Bracing for an austere fiscal year 2010, the Lexington Blue Grass Airport board has approved an $11.5 million operating and capital improvement budget for the year. The new budget is 11 percent lower than the previous fiscal year's budget.
Airport officials have made significantly lower projections for income from several of the airport's revenue sources, including commercial airlines, parking, and food, beverage and gift concessions.
The 2010 fiscal budget, as compared to the 2009 fiscal budget, reflects an 11 percent decrease in overall revenue from commercial airlines, the airport's largest source of regular income, with a 19 percent decline in commercial plane landing fee revenue alone. Airport parking lot income is projected to be 6 percent lower than the amount projected for fiscal 2009; revenue from food, beverage and gift concessions is projected to decline 13 percent. The fiscal year begins July 1.
"Needless to say, 2010 is going to be a tough year," airport board member Richard Hopgood said before the budget was approved during the board's regular monthly meeting on Wednesday.
Airport interim executive director Eric Frankl said later that the new, lower budget is a conservative one that takes into account a major downturn in the airline industry.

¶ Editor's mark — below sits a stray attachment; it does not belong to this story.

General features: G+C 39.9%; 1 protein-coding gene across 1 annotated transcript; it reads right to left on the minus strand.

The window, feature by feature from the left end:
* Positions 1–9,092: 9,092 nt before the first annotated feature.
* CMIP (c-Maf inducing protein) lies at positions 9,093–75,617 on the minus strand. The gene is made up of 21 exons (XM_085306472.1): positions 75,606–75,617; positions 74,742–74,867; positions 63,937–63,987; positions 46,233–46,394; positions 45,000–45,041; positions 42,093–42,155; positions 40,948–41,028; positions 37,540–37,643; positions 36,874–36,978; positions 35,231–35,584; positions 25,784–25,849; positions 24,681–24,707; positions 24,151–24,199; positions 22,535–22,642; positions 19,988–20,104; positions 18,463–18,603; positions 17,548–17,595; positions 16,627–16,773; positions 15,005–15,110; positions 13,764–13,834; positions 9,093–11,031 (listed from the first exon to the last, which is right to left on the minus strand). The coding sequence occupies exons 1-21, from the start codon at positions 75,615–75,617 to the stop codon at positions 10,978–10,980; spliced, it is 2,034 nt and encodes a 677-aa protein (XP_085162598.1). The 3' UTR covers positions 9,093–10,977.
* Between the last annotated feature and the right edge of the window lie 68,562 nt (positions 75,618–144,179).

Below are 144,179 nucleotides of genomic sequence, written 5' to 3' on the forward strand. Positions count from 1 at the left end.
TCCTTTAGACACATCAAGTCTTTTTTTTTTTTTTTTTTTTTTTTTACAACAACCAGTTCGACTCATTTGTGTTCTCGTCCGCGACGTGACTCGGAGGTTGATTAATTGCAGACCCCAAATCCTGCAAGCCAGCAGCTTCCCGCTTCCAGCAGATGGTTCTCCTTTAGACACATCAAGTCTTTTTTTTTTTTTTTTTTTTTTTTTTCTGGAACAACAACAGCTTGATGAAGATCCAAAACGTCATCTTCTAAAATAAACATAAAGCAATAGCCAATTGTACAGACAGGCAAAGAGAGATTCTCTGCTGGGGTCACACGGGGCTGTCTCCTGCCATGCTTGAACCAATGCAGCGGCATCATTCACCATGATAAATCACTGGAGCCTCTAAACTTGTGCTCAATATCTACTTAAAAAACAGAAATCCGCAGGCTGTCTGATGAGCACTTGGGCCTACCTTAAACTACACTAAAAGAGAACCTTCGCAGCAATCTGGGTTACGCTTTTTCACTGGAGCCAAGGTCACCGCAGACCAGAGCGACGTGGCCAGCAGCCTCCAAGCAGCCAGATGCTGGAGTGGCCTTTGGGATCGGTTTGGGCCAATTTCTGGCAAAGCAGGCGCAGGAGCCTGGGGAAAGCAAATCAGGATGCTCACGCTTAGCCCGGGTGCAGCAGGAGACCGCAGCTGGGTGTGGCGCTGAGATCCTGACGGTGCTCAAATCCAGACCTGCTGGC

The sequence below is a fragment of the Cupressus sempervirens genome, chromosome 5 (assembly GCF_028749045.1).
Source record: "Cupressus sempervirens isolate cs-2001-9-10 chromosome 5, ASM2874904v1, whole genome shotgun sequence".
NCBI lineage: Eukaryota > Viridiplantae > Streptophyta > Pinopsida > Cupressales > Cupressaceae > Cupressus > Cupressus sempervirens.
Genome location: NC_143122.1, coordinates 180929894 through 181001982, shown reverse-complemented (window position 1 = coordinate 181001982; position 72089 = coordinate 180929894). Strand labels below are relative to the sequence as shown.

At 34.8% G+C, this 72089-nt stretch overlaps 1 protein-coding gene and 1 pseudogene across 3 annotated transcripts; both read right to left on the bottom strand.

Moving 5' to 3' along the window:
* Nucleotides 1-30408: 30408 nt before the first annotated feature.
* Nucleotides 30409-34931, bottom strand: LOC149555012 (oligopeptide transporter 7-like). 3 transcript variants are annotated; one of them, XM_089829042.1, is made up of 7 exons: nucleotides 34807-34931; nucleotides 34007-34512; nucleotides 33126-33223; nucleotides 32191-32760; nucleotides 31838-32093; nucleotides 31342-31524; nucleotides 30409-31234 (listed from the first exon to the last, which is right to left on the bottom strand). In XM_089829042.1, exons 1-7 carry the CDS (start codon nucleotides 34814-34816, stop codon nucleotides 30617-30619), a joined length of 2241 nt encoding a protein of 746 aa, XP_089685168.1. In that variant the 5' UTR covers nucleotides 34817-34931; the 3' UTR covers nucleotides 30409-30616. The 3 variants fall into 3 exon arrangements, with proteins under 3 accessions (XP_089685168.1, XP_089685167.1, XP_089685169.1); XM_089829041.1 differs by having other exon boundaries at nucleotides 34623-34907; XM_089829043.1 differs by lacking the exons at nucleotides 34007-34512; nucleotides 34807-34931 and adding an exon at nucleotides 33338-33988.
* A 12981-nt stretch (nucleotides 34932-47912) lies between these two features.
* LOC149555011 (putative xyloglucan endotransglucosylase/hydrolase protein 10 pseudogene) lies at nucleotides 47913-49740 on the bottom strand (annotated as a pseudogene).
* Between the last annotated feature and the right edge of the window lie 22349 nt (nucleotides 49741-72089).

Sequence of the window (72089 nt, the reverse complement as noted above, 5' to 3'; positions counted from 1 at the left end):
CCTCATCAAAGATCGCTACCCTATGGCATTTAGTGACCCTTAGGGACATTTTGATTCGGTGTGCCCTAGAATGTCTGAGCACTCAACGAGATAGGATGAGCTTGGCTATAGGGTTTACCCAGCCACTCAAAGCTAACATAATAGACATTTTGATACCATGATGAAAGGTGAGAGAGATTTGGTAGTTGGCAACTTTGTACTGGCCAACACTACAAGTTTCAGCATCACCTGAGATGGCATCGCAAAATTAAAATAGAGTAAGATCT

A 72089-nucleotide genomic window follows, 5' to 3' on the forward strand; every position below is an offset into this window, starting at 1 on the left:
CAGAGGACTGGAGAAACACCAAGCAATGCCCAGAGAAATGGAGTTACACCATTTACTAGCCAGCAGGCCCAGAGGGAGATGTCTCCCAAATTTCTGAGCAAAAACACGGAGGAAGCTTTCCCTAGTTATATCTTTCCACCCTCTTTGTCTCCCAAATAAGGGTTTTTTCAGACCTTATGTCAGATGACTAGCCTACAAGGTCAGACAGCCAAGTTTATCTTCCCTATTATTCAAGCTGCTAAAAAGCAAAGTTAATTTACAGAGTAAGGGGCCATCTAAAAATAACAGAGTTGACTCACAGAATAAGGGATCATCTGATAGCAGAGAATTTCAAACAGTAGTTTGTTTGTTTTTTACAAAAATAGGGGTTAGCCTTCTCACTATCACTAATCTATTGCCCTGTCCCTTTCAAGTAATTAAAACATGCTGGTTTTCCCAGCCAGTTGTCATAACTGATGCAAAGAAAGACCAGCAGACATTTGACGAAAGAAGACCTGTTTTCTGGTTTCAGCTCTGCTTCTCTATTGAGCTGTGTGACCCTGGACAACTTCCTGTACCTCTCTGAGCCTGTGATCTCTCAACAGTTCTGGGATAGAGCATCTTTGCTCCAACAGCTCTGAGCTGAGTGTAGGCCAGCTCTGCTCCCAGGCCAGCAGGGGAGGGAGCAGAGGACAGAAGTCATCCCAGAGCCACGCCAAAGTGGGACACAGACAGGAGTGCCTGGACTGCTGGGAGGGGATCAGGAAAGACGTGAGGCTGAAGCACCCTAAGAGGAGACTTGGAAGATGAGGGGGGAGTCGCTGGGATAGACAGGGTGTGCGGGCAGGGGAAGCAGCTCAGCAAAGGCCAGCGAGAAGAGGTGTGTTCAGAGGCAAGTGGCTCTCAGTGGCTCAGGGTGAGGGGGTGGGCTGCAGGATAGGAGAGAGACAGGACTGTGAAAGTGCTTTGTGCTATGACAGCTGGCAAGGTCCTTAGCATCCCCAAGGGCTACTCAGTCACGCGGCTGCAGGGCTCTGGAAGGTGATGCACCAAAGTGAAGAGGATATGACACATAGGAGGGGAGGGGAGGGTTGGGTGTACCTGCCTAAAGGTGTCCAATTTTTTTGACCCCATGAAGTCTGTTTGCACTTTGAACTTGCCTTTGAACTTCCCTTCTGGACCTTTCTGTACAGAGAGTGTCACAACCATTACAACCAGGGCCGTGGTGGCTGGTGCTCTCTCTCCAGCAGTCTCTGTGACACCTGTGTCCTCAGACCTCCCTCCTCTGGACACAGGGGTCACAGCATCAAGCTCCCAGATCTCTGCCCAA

"Hopefully we won't be impacted any greater than that," he said.
The recent merger of Delta and Northwest airlines means the merged airline will be using less counter space and fewer gates at the airport, hence a decrease in rental income for the airport, Blue Grass Airport spokesman Brian Ellestad said. Several flight reductions have also been scheduled for the near future, he added.
"We haven't lost any markets, but we've lost frequency," he said.
"Certainly, there are a lot of other airports that are having worse projections than we are," Frankl said.
As for airport expenses for fiscal 2010, regular salaries and wages are projected to be 5 percent lower than what they were projected to be for fiscal 2009. But overtime is projected to be 30 percent higher. Nearly $158,000 is budgeted for employee training and travel in fiscal 2010, compared to $225,500 for fiscal 2009.
The airport board on Wednesday also agreed to spend $1 million to repair, refurbish and upgrade the airport's aircraft rescue fire fighting training center, which public safety personnel at airports in the region use to learn how to handle plane crashes. The money is to come from a federal stimulus grant that the Federal Aviation Administration has offered Blue Grass Airport.
The board voted to pay Minni field Enterprize $189,471 of the grant money for refurbishing the 13-year-old training center building. Frankl said that the facility has undergone no real capital improvements since it was built.
Board member P.G. Peeples said it was fitting that the contract with Minnifield Enterprize, a minority-owned business, was approved Wednesday. Last week, the airport was recognized by the FAA with the 2009 Disadvantaged Business Enterprise Advocate and Partner Award. Peeples and Blue Grass Airport deputy director Mark Day went to Baltimore to accept the honor at the Annual Airport Business Diversity Conference sponsored by the FAA.